Caravan migrants announce a hunger strike at US border

Caravan migrants announce a hunger strike at US border
Caravan migrants announce a hunger strike at US border

Some of the tens of thousands of Central American migrants camped out in the U.S.-Mexican boundary waiting to plead their case for asylum at the USA established a hunger strike on Thursday to protest the Mexican authorities blocking their way.

Members of their 6,000-strong caravan, mostly migrants from Honduras, have been sleeping outside, on chilly floors or on mats at an overcrowded shelter because they came in Tijuana town throughout the border from San Diego, California, three months ago.

Mexican immigration government on Thursday started hauling a few of the migrants through buses to some other shelter to help decrease the strain. Underneath the brutal immigration policies introduced by the government of President Donald Trump, U.S. boundary officials say they might need to stay put in Mexico for weeks until they could petition the government.

U.S. customs and border control officials fired tear gas canisters to Mexico at heaps of migrants who attempted to hurry boundary fencing on Sunday. On Thursday, as a steady rain fell and partly flooded the sports complex serving as the primary refuge, it was Mexican authorities who stopped over a dozen migrants in the caravan approaching the local El Chaparral border crossing.

Also Read: Law group which supported U.S. probe says Rohingyas victims of genocide

“What the authorities do is unfair. The truth is we’re fighting for our faith,” said among those migrants,” Gerson Madrid, a 22-year-old Honduran who began the trek to the USA in early October to provide for a young daughter he left behind.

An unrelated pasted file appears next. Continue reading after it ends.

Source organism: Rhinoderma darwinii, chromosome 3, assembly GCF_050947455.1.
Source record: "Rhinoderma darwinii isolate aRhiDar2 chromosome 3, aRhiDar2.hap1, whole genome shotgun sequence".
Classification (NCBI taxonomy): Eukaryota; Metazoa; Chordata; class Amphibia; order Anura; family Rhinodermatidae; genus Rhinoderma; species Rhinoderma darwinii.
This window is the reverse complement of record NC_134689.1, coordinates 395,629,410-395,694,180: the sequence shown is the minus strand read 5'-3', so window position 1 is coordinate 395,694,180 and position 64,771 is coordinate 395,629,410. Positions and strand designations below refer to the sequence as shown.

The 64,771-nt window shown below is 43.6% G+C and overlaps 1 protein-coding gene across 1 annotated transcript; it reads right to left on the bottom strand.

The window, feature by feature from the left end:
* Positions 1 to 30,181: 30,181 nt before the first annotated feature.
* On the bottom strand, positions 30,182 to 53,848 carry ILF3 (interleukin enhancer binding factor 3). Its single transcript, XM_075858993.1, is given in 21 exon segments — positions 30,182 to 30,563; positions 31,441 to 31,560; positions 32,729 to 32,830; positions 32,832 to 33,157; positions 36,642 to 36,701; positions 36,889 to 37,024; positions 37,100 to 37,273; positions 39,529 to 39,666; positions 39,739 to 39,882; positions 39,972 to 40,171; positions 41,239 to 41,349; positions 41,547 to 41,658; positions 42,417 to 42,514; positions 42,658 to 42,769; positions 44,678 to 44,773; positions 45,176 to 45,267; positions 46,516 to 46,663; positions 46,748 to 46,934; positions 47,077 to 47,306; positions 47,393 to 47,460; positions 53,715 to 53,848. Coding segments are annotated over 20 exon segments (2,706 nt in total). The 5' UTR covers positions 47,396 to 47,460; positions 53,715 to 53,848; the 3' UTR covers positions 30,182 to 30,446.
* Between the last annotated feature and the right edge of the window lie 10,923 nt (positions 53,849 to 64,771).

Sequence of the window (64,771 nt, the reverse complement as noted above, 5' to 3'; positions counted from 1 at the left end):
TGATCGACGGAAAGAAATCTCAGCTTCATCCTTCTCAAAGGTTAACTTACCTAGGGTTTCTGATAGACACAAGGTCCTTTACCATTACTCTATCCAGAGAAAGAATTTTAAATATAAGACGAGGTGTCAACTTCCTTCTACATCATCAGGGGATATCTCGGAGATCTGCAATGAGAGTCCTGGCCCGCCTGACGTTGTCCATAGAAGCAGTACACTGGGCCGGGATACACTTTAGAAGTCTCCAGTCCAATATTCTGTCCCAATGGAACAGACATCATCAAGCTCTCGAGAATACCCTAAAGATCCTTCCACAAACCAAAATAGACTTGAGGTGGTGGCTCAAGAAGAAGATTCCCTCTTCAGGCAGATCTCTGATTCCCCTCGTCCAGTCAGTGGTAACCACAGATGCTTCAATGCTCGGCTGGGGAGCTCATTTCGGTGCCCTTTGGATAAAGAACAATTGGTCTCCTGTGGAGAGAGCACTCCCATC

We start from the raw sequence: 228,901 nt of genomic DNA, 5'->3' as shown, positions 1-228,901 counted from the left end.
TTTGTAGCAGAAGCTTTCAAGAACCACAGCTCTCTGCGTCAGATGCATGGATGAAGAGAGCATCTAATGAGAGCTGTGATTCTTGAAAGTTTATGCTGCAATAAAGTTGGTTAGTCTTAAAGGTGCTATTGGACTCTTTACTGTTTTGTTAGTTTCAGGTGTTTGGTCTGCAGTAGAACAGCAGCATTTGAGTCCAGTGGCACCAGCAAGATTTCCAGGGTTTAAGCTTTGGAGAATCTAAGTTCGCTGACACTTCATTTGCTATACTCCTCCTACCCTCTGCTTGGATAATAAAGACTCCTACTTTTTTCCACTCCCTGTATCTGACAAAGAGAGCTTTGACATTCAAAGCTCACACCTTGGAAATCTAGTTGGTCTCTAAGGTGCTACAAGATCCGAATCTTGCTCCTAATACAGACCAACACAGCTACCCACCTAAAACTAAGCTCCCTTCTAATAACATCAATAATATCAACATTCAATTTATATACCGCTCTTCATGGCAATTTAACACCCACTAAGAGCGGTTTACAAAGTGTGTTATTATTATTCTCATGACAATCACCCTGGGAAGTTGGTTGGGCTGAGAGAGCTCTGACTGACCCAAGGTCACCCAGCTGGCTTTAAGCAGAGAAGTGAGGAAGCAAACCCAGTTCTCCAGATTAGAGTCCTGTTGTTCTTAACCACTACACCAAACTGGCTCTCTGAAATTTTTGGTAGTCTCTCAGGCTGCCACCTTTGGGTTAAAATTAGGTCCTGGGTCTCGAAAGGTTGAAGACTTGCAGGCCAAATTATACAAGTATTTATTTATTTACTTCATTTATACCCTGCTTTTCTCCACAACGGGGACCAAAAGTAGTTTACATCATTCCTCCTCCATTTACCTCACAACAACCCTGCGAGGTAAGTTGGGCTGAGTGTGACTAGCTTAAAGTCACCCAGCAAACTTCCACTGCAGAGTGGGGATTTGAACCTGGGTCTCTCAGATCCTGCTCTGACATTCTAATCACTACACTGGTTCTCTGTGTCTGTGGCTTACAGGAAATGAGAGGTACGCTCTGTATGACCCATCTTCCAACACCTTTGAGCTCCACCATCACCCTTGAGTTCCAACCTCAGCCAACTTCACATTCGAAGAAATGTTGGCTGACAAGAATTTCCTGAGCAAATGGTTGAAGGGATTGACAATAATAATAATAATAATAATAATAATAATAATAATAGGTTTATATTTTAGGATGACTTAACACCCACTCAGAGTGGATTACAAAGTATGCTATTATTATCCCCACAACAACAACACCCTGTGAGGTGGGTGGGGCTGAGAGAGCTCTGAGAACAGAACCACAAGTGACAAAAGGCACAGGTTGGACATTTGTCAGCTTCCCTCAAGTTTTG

Madrid said the team was beginning a hunger strike to draw attention to this standoff.

“Why are (the authorities ) treating us as that when we are not causing the Mexican people any difficulty” He explained.

Officials with Mexico’s human rights commission said the new centre opened Thursday is larger than the sport complex, which could manage just about 2,000 individuals, and will guarantee migrants aren’t forced to sleep out in the open.

Overcrowding and cooler temperatures and rain have helped disperse illness among migrants, such as flu-like sicknesses, lice, and chicken pox, according to city officials who declined to be named because they weren’t authorized to talk to the media. Regardless of the conditions, lots of caravan migrants appeared decided to wait as long as it requires, with over 600 applying for work permits in Mexico earlier this week, according to Mexican officials.

Also Read: Trade War boosts questions about US sports in China

Trump has threatened to”eternally” near the U.S.-Mexican boundary if Mexico doesn’t deport those assembled in Tijuana.

Mexico’s government has pushed right back, asserting that the migrants have a right to inquire U.S. officials for asylum. U.N. agencies stated that this week asylum seekers fleeing violence or persecution are eligible to pay claims to attain refuge.

About the author


Gene Weingarten

Founder & Director

I am old and cranky. I write "Below the Beltway," a weekly humor column that is nationally syndicated. With my son Dan and David Clarke, I write the daily newspaper comic strip Barney & Clyde, about a friendship between a billionaire and a bum. I am working on a book about the events of Sunday, December 28, 1986, a date chosen at random by picking numbers out of a hat. Yes, it's an insane idea, and yes, I can use all the tips I can get.

To get in touch with Gene for news reports he published you can email him on [email protected] or reach him out in social media linked below.

Add Comment

Click here to post a comment